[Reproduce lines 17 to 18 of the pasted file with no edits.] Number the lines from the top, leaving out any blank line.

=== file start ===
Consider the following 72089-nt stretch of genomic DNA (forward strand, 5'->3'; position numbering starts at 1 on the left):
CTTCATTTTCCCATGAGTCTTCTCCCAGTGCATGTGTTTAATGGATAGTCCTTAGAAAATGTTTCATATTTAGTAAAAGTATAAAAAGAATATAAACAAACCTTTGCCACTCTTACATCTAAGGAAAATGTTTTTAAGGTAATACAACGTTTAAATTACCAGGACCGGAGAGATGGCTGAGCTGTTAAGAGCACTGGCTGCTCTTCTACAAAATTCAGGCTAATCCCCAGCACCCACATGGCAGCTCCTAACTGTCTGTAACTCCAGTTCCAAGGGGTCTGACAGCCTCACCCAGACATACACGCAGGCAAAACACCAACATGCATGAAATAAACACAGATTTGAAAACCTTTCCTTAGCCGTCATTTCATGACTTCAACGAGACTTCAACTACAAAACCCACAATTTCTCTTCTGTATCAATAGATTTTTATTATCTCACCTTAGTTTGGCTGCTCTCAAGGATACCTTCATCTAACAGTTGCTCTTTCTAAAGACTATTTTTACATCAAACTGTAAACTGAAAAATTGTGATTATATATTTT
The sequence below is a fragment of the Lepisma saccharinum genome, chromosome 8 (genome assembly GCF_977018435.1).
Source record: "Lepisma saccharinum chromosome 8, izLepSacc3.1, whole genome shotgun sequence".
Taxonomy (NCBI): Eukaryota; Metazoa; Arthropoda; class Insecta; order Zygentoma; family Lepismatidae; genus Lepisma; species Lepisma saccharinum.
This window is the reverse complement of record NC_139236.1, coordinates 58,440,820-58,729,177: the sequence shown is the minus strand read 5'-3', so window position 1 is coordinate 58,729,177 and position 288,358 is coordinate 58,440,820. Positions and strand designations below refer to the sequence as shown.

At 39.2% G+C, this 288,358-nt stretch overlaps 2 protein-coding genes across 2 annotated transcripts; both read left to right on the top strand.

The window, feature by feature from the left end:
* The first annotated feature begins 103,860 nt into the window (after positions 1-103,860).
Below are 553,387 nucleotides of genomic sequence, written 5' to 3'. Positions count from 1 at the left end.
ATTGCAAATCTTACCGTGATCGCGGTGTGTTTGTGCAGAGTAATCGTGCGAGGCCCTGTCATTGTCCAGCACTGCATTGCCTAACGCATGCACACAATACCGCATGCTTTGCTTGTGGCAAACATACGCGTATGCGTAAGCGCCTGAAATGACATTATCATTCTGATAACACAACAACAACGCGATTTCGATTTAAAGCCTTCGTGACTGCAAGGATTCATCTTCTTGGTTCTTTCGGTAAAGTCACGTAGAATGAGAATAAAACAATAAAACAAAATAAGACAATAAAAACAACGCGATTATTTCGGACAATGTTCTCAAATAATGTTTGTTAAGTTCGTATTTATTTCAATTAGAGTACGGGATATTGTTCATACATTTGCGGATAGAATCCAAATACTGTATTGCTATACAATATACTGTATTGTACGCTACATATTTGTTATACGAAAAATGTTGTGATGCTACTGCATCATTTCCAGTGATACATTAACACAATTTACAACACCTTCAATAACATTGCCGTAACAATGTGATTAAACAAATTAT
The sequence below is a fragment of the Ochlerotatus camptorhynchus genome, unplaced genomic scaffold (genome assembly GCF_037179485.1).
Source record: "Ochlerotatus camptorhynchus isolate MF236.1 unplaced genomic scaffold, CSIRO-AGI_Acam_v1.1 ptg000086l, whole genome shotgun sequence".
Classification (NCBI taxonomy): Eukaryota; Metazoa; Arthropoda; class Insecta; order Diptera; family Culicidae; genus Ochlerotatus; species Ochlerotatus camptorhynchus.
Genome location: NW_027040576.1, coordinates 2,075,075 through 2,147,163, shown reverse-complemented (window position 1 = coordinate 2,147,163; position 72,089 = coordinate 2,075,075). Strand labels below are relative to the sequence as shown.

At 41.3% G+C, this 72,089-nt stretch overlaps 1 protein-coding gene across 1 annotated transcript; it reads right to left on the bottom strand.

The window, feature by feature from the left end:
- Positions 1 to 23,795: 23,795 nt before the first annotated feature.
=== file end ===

The window, feature by feature from the left end:
- Positions 1 to 23,795: 23,795 nt before the first annotated feature.